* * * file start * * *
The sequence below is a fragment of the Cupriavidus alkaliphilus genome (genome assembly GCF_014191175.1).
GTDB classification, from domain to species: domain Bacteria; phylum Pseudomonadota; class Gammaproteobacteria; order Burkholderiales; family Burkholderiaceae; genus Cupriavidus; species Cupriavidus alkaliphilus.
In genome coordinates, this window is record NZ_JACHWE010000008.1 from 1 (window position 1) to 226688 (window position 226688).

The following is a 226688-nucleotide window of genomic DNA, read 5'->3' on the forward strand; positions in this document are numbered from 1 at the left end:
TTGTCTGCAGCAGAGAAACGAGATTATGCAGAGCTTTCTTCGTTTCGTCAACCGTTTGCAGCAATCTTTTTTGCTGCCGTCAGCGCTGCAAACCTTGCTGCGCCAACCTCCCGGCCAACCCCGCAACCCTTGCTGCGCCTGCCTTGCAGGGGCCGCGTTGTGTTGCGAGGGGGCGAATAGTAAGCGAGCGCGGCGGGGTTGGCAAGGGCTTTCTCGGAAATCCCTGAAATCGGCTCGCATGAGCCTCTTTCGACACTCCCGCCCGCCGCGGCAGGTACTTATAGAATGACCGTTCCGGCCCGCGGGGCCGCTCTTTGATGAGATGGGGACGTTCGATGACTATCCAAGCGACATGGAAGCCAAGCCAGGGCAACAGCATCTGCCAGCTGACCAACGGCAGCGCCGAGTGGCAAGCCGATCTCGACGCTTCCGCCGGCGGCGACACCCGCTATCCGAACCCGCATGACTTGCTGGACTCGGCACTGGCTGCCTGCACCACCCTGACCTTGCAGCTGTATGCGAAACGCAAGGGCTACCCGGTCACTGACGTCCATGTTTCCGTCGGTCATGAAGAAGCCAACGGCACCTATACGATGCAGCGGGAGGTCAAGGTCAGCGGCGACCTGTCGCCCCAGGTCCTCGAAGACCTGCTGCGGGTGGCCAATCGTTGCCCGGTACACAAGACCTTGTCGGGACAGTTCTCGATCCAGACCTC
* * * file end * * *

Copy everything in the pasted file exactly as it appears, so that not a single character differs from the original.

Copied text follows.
The sequence below is a fragment of the Cupriavidus alkaliphilus genome (genome assembly GCF_014191175.1).
GTDB classification, from domain to species: domain Bacteria; phylum Pseudomonadota; class Gammaproteobacteria; order Burkholderiales; family Burkholderiaceae; genus Cupriavidus; species Cupriavidus alkaliphilus.
In genome coordinates, this window is record NZ_JACHWE010000008.1 from 1 (window position 1) to 226688 (window position 226688).

The following is a 226688-nucleotide window of genomic DNA, read 5'->3' on the forward strand; positions in this document are numbered from 1 at the left end:
TTGTCTGCAGCAGAGAAACGAGATTATGCAGAGCTTTCTTCGTTTCGTCAACCGTTTGCAGCAATCTTTTTTGCTGCCGTCAGCGCTGCAAACCTTGCTGCGCCAACCTCCCGGCCAACCCCGCAACCCTTGCTGCGCCTGCCTTGCAGGGGCCGCGTTGTGTTGCGAGGGGGCGAATAGTAAGCGAGCGCGGCGGGGTTGGCAAGGGCTTTCTCGGAAATCCCTGAAATCGGCTCGCATGAGCCTCTTTCGACACTCCCGCCCGCCGCGGCAGGTACTTATAGAATGACCGTTCCGGCCCGCGGGGCCGCTCTTTGATGAGATGGGGACGTTCGATGACTATCCAAGCGACATGGAAGCCAAGCCAGGGCAACAGCATCTGCCAGCTGACCAACGGCAGCGCCGAGTGGCAAGCCGATCTCGACGCTTCCGCCGGCGGCGACACCCGCTATCCGAACCCGCATGACTTGCTGGACTCGGCACTGGCTGCCTGCACCACCCTGACCTTGCAGCTGTATGCGAAACGCAAGGGCTACCCGGTCACTGACGTCCATGTTTCCGTCGGTCATGAAGAAGCCAACGGCACCTATACGATGCAGCGGGAGGTCAAGGTCAGCGGCGACCTGTCGCCCCAGGTCCTCGAAGACCTGCTGCGGGTGGCCAATCGTTGCCCGGTACACAAGACCTTGTCGGGACAGTTCTCGATCCAGACCTC